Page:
by Jeff Lucas on December 19, 2022
Strange things are said and done when Christmas comes around. Yesterday, I was served a hamburger by a deer.
The management of my local fast food eatery had required their smiling staff to wear large, scarlet antlers festooned with blinking fairy lights; very nice. And for background music, a track from the compilation CD Now that’s what I call music to go mad by warbled:
Christmas is a time for us to be together
Christmas is a time for us to love each other….
The music and the wildlife together conspired to create a warm, ambient atmosphere conducive to the season of goodwill.
I glanced around the restaurant for confirmation that people were indeed loving one another. A stone-faced lady and her hat-wearing husband sat silently at a corner table. There was something vaguely menacing about the way she tore tiny, carnivorous bites out of her burger a la Hannibal Lecter. Occasional frosty glares were exchanged; palpable tension crackled between them like static electricity. And hark, over yonder in the other corner, another chirpy family outing unraveled as a manic infant on Duracells swirled milkshake around his head, gloriously baptizing nearby tut-tutting tables in strawberry blobs.
Suddenly, the gap between the image of Christmas — as it’s supposed to be — and the reality of how it actually is yawned before me like the Grand Canyon. Is that gap part of the reason why some find the whole business of Christmas depressing? Marital tensions, life-draining diseases, and worries about redundancy are pressures that don’t take time off for Christmas, politely disappearing for the cheery season and popping back in after Boxing Day. The idea of a happy-zone magical season can taunt us with its sheer unreality, especially if one is required to share the festivities with distant family members who irritate you into assassination fantasies before the Queen has barely begun her afternoon national chat.
The unreality has spread to the reason for the season itself. I have a few Christmas cards where artists have daubed the traditional Nativity scene in unreal colors, tarting it all up with false, garish glory. A surreally calm Mary, who apparently chose to give birth while dressed from head to foot as a blue nun, glows with soft fluorescence, courtesy of a goldfish bowl-shaped halo. Joseph is usually absent from the scene; perhaps he’s out back trying to straighten out a wonky coffee table he made earlier. And baby Jesus, himself adorned with a junior-sized goldfish bowl, is sitting up already, and appears to be thanking the wise men for coming to his party. All rather good for one who is but thirty minutes old. Cattle peer at the family from neat hay bales that whiff of Chanel Number 5. There is none of the substance — the polite term is the inoffensive cow pat, inoffensive unless your name happens to be Pat — that is usually in abundance when cattle are around. Of course not.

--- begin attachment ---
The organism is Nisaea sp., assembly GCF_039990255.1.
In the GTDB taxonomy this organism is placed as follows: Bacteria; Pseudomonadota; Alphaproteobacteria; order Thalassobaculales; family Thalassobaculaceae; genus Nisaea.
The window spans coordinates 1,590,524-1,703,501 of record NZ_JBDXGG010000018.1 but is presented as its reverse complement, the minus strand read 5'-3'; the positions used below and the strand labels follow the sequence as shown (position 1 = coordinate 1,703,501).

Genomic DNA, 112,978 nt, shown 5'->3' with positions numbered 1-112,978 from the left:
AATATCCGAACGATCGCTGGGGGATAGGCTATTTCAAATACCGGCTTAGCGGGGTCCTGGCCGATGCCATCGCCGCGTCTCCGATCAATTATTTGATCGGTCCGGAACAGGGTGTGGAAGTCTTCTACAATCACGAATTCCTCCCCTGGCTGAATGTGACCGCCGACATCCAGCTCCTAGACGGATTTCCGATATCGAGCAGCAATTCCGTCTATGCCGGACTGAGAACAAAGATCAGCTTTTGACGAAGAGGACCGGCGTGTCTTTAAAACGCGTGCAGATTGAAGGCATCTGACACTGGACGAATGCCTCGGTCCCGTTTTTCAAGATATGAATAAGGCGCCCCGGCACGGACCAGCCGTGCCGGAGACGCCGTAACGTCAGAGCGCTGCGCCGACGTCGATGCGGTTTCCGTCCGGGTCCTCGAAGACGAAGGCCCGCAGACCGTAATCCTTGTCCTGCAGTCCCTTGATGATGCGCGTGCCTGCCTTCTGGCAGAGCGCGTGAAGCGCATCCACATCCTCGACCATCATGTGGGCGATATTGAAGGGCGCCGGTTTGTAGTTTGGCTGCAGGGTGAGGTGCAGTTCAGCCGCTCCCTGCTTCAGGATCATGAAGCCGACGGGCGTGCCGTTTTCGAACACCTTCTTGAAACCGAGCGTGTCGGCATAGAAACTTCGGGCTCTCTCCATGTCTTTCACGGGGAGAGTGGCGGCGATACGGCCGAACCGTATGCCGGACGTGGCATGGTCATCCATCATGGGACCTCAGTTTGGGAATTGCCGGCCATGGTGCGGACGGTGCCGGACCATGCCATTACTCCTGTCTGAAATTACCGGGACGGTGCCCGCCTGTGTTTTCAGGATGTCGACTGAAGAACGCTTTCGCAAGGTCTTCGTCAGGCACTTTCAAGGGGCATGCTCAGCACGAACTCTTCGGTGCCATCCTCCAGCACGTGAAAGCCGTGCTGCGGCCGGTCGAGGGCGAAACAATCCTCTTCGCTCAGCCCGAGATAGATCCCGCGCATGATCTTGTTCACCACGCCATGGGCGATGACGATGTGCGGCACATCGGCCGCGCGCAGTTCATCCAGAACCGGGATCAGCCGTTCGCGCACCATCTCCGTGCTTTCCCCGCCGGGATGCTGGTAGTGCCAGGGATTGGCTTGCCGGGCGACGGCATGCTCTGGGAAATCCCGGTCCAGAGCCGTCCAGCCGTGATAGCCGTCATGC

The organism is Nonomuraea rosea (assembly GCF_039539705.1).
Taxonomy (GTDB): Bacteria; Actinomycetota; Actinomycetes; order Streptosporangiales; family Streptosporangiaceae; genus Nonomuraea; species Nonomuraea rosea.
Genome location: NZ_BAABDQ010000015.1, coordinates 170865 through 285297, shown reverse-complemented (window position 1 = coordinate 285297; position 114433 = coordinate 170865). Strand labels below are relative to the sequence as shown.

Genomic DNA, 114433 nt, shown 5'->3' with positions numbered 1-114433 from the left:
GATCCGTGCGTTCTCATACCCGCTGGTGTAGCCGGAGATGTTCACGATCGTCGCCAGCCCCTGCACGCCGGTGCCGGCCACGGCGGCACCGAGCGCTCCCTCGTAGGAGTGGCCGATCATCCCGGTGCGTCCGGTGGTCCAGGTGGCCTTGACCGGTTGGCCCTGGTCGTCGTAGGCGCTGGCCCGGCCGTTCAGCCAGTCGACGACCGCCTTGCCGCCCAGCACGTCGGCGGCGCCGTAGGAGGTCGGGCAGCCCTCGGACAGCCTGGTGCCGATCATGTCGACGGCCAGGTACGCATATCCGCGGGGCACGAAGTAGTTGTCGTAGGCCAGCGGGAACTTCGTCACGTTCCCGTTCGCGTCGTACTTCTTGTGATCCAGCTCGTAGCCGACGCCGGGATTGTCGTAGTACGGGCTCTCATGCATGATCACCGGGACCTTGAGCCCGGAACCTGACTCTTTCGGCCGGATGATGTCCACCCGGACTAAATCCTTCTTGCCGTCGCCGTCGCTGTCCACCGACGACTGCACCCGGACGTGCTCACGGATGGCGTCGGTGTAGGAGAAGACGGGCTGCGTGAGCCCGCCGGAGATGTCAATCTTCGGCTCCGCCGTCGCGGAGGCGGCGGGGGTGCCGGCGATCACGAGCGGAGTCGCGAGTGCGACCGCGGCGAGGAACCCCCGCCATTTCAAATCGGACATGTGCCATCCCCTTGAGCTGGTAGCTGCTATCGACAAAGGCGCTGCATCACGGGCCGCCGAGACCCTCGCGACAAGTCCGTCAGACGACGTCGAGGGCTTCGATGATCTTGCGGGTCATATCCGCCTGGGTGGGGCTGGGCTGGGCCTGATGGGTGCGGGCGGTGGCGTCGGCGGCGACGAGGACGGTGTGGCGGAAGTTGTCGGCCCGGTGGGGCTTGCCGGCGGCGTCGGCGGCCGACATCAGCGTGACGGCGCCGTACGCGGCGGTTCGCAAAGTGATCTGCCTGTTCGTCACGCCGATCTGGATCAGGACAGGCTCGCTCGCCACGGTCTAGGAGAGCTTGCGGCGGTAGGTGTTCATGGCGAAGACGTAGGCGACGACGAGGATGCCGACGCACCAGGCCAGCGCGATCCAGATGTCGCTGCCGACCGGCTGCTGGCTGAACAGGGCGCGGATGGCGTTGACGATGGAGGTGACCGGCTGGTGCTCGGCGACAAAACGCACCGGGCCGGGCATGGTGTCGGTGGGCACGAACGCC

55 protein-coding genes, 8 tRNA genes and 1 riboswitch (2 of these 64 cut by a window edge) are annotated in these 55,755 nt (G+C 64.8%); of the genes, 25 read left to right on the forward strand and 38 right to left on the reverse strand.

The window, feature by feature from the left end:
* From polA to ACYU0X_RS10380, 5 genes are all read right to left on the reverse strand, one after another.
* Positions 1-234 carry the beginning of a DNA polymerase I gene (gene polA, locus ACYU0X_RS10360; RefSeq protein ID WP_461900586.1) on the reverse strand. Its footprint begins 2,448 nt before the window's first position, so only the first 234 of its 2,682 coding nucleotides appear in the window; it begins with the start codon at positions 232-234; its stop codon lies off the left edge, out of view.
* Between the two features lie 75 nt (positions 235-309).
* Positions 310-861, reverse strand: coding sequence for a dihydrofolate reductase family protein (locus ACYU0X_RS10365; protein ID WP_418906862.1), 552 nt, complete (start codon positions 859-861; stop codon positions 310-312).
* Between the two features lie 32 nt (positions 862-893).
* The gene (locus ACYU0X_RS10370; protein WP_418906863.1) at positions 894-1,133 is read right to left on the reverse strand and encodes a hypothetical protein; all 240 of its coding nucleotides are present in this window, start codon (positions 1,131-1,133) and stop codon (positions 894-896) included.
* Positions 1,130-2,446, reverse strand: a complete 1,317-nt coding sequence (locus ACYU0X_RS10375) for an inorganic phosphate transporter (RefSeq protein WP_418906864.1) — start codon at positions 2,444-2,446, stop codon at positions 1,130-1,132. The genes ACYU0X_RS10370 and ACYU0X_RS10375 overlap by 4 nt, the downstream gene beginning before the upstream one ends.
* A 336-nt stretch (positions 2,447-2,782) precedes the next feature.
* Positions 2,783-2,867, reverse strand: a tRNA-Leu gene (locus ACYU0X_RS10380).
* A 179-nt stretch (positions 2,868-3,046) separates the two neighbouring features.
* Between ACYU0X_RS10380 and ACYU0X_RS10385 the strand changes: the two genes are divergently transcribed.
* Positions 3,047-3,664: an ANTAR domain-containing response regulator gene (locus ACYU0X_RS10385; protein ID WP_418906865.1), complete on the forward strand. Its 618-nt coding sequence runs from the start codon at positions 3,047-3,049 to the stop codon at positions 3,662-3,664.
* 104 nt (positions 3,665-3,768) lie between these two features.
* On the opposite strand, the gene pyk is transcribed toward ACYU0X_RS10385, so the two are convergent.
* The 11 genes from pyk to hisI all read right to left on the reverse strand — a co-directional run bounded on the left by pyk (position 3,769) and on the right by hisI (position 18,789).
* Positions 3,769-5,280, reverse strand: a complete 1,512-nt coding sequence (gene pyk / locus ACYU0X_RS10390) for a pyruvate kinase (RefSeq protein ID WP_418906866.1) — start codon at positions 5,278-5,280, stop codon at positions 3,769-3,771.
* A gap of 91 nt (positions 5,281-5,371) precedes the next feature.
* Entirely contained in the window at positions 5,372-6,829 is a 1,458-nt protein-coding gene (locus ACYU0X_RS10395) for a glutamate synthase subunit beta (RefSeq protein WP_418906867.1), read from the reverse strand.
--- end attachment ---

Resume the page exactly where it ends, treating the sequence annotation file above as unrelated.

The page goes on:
Even the old carol suggests a scene of blatant unreality:
The cattle are lowing, the baby awakes
But little Lord Jesus no crying he makes.
Oh really? Why wouldn’t Jesus cry then? Perhaps he’d alert all and sundry to the fact that he needed his swaddling clothes changing with a raised hand of blessing rather than a heartfelt scream, Him being the Son of God and all.
The irony is that Christmas is about the story of the extraordinary God kissing a very ordinary world. The true splendor of the Nativity is the notion of a God landing without much fanfare or fuss, welcomed by a few night workers and traveling mystics. The King shows up in squalor. Like a heavenly bungee jumper, He shunned the pristine order of heaven to dive down into our sweaty, confused, fog-bound world, and announced a new order of living. Christmas says that we no longer need to haul ourselves heavenward by our own bootlaces, but that God comes to rescue those who whisper an invitation.
Christmas: it’s about the God who is willing to close the gap.